"Diabetes is extremely costly to manage. It places a huge burden on individuals and on the health-care system," said Gillian Booth, a lead author of the Diabetes Atlas created by St. Michael's Hospital's Centre for Research on Inner City Health and the Institute for Clinical Evaluative Sciences.
The first Canadian study of its kind, published in 2007, the Atlas investigated 140 Toronto neighbourhoods over three years to examine the role of several factors - including community design, population density, access to healthy and unhealthy food - on the diabetes epidemic. Poverty and ethnicity were found to be key in the development of type 2 diabetes. The researchers also concluded that walking and transit times to recreation facilities in the city's outlying neighbourhoods were as long as 40 minutes and 20 minutes, respectively, each way. It takes only 30 minutes of walking or moderate exercise, combined with a healthy diet, to cut the risk of diabetes in half. But a walk through a bleak or potentially dangerous neighbourhood is hardly inspiring, especially if the only nearby landmark is a highway.
"Among all the people being admitted for heart attack or stroke, one-third have diabetes. Two-thirds of all amputations that are caused not from trauma occur in people with diabetes," Dr. Booth said. "Clearly, we need to start thinking about prevention."
We used to call them ugly, but now social geographers and medical practitioners label the disconnected sections of the city "obesogenic," meaning environments that promote obesity.
Given the crisis of deadening urbanity, medical health officers such as Peel Region's David Mowat are not only dealing with water fluoridation and smoke-free zones, but also the crucial need to design better-connected, more walkable neighbourhoods with access to healthy food at grocery stores and restaurants.
Double alleys of trees, dedicated bike lanes and wider sidewalks promise in the future to be written into zoning bylaws for communities such as Brampton, Ont., the population of which has an acute incidence of diabetes.
Given that health care absorbs 40 per cent of Ontario's budget, it seems only economically savvy for the provincial Ministry of Health to start funding the radical redesign of inner and outer suburbs. It's cheaper to plant a row of trees, after all, than to put somebody on dialysis for life.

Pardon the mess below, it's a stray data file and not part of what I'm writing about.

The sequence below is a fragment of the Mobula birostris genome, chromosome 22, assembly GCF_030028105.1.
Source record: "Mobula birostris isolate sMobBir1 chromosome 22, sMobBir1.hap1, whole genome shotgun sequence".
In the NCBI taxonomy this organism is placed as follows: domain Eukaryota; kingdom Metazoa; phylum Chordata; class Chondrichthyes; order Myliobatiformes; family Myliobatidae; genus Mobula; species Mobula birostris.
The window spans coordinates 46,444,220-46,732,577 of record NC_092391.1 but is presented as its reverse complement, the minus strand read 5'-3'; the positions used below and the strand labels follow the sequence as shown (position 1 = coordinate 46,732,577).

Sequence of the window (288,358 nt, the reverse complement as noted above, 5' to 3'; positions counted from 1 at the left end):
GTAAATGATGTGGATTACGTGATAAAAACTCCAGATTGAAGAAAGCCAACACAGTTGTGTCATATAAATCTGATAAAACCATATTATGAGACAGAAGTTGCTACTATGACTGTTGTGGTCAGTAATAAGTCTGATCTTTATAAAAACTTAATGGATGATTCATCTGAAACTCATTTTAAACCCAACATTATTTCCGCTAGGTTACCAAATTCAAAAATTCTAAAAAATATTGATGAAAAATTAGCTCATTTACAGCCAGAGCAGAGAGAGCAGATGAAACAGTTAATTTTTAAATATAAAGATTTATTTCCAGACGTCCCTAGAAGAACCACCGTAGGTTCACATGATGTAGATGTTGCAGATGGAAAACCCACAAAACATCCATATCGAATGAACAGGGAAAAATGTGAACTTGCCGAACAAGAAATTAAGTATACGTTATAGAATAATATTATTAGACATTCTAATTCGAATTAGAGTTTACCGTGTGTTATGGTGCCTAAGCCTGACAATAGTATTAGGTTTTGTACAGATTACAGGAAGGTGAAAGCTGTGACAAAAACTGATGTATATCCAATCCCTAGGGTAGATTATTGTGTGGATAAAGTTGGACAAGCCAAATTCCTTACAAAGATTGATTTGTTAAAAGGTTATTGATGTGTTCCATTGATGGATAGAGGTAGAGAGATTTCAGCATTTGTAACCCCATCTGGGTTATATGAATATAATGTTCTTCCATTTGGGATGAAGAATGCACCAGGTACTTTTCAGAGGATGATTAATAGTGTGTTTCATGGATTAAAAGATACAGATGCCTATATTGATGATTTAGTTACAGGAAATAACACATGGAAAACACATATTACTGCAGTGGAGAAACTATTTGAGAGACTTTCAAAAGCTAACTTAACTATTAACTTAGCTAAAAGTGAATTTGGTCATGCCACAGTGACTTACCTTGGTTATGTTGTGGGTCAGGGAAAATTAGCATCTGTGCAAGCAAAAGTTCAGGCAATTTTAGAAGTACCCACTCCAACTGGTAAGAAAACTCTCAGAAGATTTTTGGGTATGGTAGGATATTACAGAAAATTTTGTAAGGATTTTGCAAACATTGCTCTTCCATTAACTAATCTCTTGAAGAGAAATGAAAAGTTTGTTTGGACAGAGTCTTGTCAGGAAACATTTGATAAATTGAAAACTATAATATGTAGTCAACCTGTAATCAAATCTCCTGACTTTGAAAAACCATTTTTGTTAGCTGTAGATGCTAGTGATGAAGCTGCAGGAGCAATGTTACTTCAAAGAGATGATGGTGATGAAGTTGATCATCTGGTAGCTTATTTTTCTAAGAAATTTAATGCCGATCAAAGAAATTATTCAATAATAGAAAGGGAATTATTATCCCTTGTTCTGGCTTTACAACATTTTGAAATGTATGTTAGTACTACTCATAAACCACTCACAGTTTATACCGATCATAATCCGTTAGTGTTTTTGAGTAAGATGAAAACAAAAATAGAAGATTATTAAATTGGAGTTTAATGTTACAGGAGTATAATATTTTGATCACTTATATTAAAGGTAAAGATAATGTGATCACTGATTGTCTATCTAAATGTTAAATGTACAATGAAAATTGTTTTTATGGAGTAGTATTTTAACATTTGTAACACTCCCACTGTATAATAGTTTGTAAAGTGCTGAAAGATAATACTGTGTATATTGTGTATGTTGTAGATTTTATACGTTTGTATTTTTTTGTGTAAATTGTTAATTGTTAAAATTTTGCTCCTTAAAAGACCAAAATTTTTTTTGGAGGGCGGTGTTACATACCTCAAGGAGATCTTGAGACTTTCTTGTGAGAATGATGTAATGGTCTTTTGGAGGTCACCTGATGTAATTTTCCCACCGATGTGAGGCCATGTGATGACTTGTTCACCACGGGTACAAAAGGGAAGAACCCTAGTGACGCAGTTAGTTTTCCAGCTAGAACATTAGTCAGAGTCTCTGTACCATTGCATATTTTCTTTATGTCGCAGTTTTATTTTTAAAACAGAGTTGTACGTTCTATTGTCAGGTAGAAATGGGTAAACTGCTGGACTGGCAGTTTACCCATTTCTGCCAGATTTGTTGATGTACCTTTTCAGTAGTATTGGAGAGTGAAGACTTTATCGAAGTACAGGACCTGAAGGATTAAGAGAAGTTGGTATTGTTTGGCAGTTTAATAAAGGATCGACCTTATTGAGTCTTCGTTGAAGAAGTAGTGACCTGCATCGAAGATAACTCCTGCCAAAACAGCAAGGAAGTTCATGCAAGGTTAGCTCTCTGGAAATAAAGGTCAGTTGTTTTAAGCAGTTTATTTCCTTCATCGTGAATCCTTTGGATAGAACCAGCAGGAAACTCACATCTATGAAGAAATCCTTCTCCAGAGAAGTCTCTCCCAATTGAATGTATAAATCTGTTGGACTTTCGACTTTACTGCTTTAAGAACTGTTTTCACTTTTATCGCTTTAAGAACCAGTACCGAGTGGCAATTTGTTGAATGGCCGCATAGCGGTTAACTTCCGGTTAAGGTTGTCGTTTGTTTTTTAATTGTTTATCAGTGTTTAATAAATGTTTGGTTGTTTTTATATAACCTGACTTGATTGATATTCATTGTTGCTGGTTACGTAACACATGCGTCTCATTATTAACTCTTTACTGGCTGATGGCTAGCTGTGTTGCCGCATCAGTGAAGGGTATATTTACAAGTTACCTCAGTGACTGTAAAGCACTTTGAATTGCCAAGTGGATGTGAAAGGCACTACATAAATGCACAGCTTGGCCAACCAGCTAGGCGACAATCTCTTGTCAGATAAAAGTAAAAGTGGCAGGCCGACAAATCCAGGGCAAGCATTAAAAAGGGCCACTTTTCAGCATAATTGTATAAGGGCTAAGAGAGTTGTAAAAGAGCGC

Psychologically and physically, the impact of isolation is brutal. Not long ago, I met a woman newly emigrated from Russia standing in line at the Hockey Hall of Fame with her two elementary-school-age boys. She told me that when they first arrived in Toronto, they lived in an apartment downtown but, hearing of a large Russian community north of the city at Bathurst Street and Steeles Avenue, she and her husband decided to move. She described how unhappy they were, said that people were unfriendly, that conversation in the towers and on the street was rare, and that there was nothing to do. The ward she lives in is defined by its 72 high-rise towers and proximity to highways.
What was especially distressing was to hear that her boys wanted desperately to play hockey, but the rinks were simply too far. Public transit was impossible and they were without a car. As we shuffled along in the line, I was struck by the harsh reality of the new urban order: My friends and I live in a healthy neighbourhood of affluence while, about eight kilometres north, other parts of the population are being increasingly doomed by urban wastelands.